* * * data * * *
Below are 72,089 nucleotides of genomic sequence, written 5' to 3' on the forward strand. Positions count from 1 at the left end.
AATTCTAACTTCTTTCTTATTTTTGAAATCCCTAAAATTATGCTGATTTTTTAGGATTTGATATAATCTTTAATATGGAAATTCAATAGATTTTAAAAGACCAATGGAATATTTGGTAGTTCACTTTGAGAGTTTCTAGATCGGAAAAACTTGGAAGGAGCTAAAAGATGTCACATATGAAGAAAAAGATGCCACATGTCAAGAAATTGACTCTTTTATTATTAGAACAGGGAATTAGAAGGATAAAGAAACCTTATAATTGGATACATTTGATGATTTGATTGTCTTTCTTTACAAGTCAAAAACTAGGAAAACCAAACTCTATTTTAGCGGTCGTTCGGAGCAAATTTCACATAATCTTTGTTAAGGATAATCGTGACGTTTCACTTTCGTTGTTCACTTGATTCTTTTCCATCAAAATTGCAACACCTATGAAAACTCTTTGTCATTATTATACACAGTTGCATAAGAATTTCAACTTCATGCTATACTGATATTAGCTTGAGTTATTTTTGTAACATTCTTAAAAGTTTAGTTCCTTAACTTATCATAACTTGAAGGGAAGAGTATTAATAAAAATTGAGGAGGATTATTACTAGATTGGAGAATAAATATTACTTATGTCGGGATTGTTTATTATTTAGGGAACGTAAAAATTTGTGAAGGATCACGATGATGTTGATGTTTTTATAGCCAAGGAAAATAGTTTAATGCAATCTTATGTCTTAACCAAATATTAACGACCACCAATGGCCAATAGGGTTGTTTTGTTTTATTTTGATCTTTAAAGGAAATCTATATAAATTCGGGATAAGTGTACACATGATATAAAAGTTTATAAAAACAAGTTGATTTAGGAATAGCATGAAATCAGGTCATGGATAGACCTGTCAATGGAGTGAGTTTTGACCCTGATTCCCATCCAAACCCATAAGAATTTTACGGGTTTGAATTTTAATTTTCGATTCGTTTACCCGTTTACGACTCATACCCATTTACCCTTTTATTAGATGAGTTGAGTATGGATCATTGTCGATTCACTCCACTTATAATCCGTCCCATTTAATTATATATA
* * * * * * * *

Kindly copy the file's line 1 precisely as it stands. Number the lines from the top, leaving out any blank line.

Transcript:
Below are 72,089 nucleotides of genomic sequence, written 5' to 3' on the forward strand. Positions count from 1 at the left end.